From 1 October 2015, the new Consumer Rights Act 2015 (Act) will change the rules relating to the supply of goods, services and digital content for contracts made from that date. The Act reforms and consolidates much of consumer law in the UK and is the most extensive change in consumer law in the UK in decades.

The existing framework of consumer law in the UK is set out in over 100 separate pieces of legislation. This has meant that there are a number of inconsistent provisions which has left many consumers confused as to their rights. The aim of the Act is to amalgamate much of this legislation in a single piece of new legislation.

The Act only applies to contracts between businesses and consumers. Contracts between businesses will remain subject to the existing legislation. Existing implied terms, such as the requirement that goods are of satisfactory quality and fit for purpose, are replicated in the Act.

The Act is split into three parts. Part 1 of the Act deals with consumer contracts for the sale of good, services and digital content to consumers; Part 2 deals with unfair terms in consumer contracts; and Part 3 deals contains various miscellaneous provisions.

The new rules in Part 1 include:

(a) a new 30 day right to reject faulty goods and obtain a full refund;
(b) the ability to require the business to repeat a service that was not provided with reasonable care and skill, or that failed to comply with the information provided to the consumer;
(c) a new category of sales contract for digital content;
(d) spoken or written voluntary statements by the trader can now be deemed to be binding contractual terms when the consumer has taken these into account when deciding to enter into the contract and/or make any decision about the service after entering into the contract. This gives the consumer the ability to make a claim for damages for breach of contract, rather than for misrepresentation. This is significant as claims for breach of contract are generally easier to prove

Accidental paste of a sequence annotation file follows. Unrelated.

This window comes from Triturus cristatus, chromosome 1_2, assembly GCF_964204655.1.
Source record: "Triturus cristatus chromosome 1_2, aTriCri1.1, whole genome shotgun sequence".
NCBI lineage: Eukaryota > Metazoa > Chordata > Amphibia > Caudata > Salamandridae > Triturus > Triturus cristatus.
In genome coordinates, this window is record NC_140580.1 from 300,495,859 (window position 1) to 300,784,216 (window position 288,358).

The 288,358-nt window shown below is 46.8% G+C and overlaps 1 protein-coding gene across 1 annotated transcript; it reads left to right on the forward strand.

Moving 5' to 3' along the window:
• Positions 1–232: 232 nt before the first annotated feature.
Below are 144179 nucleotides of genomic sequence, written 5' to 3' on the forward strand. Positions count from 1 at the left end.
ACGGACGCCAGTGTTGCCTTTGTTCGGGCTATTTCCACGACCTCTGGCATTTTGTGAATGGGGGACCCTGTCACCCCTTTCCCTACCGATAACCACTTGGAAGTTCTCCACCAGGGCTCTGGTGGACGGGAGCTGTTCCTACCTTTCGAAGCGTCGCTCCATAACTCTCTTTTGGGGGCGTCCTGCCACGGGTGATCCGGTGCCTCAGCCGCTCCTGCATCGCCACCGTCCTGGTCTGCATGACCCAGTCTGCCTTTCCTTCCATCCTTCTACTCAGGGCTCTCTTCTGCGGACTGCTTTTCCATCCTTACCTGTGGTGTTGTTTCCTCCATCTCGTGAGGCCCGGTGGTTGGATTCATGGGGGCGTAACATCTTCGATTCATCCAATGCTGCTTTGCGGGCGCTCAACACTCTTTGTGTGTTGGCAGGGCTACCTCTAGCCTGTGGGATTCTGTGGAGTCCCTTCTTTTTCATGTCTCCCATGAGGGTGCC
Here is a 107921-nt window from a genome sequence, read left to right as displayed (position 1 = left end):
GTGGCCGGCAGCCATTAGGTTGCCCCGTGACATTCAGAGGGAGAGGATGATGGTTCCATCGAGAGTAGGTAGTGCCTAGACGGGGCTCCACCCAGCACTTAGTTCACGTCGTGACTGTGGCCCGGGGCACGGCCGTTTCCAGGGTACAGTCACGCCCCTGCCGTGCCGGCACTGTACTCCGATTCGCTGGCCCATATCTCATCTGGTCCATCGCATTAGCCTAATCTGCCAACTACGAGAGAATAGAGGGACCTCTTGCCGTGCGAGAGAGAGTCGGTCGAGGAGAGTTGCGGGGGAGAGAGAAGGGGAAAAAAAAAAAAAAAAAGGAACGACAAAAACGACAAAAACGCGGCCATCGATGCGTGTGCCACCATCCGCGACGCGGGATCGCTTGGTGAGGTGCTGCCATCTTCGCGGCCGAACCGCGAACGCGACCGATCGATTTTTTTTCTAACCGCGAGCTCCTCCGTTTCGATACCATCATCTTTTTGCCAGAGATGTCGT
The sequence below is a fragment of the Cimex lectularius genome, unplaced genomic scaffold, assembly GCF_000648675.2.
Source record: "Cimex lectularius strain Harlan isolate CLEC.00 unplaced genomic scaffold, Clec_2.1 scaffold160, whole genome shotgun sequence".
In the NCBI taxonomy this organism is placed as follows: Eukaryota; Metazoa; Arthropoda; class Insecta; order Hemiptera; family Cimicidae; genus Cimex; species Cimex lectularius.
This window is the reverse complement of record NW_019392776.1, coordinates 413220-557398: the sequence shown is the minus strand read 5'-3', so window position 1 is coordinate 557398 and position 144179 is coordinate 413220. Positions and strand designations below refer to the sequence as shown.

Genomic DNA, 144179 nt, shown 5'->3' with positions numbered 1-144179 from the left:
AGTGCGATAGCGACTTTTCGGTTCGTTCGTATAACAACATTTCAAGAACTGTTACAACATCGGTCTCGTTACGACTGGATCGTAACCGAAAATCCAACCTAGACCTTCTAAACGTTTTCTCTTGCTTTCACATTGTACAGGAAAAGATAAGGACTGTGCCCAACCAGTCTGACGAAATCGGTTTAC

The new rules in Part 2 include:

(a) a requirement for terms to be transparent and prominent. The existing law only includes the transparency requirement. This extended obligation means that businesses need to take greater care in ensuring that relevant terms are clearly brought to a consumer’s attention;
(b) an extension to the number of terms on the “grey-list” – this is a non-exhaustive list of terms in consumer contracts which may be regarding as being unfair.

The Act is expected to come into force on 1st October 2015. By that date, businesses selling to consumers will need to revise their terms and conditions in order to ensure that they are compliant with the Act. To speak to one of our commercial solicitors about having your terms and conditions reviewed to ensure you are compliant with the Act, please do not hesitate to get in touch on 0845 050 1958. Alternatively please complete an online enquiry form.